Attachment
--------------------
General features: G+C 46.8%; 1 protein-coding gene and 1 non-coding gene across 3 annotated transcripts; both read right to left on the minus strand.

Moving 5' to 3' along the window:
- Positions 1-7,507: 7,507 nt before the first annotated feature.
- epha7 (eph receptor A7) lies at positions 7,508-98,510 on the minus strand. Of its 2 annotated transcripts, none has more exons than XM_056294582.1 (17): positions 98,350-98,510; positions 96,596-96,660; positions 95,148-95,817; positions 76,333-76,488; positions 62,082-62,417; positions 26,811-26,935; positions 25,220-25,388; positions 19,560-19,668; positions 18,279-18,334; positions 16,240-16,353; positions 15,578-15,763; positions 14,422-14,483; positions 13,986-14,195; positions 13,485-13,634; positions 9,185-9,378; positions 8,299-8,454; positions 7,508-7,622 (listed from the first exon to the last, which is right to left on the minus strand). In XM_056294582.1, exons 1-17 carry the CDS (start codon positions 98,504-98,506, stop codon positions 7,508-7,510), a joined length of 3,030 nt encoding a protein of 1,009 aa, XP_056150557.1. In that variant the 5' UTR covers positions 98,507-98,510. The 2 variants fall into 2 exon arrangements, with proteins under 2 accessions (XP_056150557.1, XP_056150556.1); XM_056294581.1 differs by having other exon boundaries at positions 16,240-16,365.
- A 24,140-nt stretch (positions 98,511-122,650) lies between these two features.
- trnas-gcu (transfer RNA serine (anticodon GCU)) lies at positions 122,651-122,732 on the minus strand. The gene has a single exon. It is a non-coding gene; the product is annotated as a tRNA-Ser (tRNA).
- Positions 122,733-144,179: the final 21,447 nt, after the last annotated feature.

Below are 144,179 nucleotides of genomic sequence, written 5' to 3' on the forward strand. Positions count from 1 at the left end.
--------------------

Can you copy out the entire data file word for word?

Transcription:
General features: G+C 46.8%; 1 protein-coding gene and 1 non-coding gene across 3 annotated transcripts; both read right to left on the minus strand.

Moving 5' to 3' along the window:
- Positions 1-7,507: 7,507 nt before the first annotated feature.
- epha7 (eph receptor A7) lies at positions 7,508-98,510 on the minus strand. Of its 2 annotated transcripts, none has more exons than XM_056294582.1 (17): positions 98,350-98,510; positions 96,596-96,660; positions 95,148-95,817; positions 76,333-76,488; positions 62,082-62,417; positions 26,811-26,935; positions 25,220-25,388; positions 19,560-19,668; positions 18,279-18,334; positions 16,240-16,353; positions 15,578-15,763; positions 14,422-14,483; positions 13,986-14,195; positions 13,485-13,634; positions 9,185-9,378; positions 8,299-8,454; positions 7,508-7,622 (listed from the first exon to the last, which is right to left on the minus strand). In XM_056294582.1, exons 1-17 carry the CDS (start codon positions 98,504-98,506, stop codon positions 7,508-7,510), a joined length of 3,030 nt encoding a protein of 1,009 aa, XP_056150557.1. In that variant the 5' UTR covers positions 98,507-98,510. The 2 variants fall into 2 exon arrangements, with proteins under 2 accessions (XP_056150557.1, XP_056150556.1); XM_056294581.1 differs by having other exon boundaries at positions 16,240-16,365.
- A 24,140-nt stretch (positions 98,511-122,650) lies between these two features.
- trnas-gcu (transfer RNA serine (anticodon GCU)) lies at positions 122,651-122,732 on the minus strand. The gene has a single exon. It is a non-coding gene; the product is annotated as a tRNA-Ser (tRNA).
- Positions 122,733-144,179: the final 21,447 nt, after the last annotated feature.

Below are 144,179 nucleotides of genomic sequence, written 5' to 3' on the forward strand. Positions count from 1 at the left end.